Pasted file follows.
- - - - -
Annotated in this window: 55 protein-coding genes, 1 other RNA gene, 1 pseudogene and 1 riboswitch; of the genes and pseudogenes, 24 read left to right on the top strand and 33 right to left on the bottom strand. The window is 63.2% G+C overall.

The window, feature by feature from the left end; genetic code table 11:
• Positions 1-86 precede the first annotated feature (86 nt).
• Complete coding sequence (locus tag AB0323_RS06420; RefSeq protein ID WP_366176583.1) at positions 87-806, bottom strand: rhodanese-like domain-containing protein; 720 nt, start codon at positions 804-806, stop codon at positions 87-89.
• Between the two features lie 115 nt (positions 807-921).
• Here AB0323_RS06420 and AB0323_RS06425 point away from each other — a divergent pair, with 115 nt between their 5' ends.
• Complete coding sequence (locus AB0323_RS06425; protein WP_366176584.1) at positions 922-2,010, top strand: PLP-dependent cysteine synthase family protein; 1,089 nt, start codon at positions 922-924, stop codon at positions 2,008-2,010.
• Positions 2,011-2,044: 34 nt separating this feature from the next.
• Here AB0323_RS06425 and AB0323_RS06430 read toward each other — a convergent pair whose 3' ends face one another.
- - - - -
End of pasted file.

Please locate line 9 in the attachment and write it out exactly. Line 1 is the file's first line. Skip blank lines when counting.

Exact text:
• Here AB0323_RS06425 and AB0323_RS06430 read toward each other — a convergent pair whose 3' ends face one another.